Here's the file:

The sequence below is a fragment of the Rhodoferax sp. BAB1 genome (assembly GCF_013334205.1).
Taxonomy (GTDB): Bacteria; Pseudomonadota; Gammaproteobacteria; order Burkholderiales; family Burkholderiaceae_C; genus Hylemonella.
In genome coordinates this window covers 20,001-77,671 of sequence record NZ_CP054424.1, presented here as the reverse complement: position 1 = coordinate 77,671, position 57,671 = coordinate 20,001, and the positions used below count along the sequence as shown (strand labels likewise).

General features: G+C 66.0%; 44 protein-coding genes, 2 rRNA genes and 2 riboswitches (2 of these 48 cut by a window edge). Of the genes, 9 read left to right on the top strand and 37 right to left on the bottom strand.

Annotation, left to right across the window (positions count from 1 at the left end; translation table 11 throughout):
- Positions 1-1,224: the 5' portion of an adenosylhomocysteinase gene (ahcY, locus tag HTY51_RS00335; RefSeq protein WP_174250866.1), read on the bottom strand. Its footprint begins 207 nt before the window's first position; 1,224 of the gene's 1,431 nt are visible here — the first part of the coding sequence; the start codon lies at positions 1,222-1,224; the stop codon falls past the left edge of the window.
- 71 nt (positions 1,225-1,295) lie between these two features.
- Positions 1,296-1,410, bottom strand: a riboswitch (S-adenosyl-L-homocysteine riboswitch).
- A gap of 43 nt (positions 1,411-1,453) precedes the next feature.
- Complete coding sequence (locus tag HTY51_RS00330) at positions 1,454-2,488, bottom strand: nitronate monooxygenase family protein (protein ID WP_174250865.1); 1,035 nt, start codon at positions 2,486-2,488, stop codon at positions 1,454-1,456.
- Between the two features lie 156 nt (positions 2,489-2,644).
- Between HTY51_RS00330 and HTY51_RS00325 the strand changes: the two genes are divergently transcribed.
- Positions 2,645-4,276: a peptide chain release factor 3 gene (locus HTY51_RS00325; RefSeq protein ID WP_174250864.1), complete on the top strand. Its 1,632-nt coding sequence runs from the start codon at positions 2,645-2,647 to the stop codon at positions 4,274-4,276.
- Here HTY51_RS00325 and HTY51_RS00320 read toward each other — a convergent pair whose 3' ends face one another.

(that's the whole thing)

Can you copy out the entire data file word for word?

The sequence below is a fragment of the Rhodoferax sp. BAB1 genome (assembly GCF_013334205.1).
Taxonomy (GTDB): Bacteria; Pseudomonadota; Gammaproteobacteria; order Burkholderiales; family Burkholderiaceae_C; genus Hylemonella.
In genome coordinates this window covers 20,001-77,671 of sequence record NZ_CP054424.1, presented here as the reverse complement: position 1 = coordinate 77,671, position 57,671 = coordinate 20,001, and the positions used below count along the sequence as shown (strand labels likewise).

General features: G+C 66.0%; 44 protein-coding genes, 2 rRNA genes and 2 riboswitches (2 of these 48 cut by a window edge). Of the genes, 9 read left to right on the top strand and 37 right to left on the bottom strand.

Annotation, left to right across the window (positions count from 1 at the left end; translation table 11 throughout):
- Positions 1-1,224: the 5' portion of an adenosylhomocysteinase gene (ahcY, locus tag HTY51_RS00335; RefSeq protein WP_174250866.1), read on the bottom strand. Its footprint begins 207 nt before the window's first position; 1,224 of the gene's 1,431 nt are visible here — the first part of the coding sequence; the start codon lies at positions 1,222-1,224; the stop codon falls past the left edge of the window.
- 71 nt (positions 1,225-1,295) lie between these two features.
- Positions 1,296-1,410, bottom strand: a riboswitch (S-adenosyl-L-homocysteine riboswitch).
- A gap of 43 nt (positions 1,411-1,453) precedes the next feature.
- Complete coding sequence (locus tag HTY51_RS00330) at positions 1,454-2,488, bottom strand: nitronate monooxygenase family protein (protein ID WP_174250865.1); 1,035 nt, start codon at positions 2,486-2,488, stop codon at positions 1,454-1,456.
- Between the two features lie 156 nt (positions 2,489-2,644).
- Between HTY51_RS00330 and HTY51_RS00325 the strand changes: the two genes are divergently transcribed.
- Positions 2,645-4,276: a peptide chain release factor 3 gene (locus HTY51_RS00325; RefSeq protein ID WP_174250864.1), complete on the top strand. Its 1,632-nt coding sequence runs from the start codon at positions 2,645-2,647 to the stop codon at positions 4,274-4,276.
- Here HTY51_RS00325 and HTY51_RS00320 read toward each other — a convergent pair whose 3' ends face one another.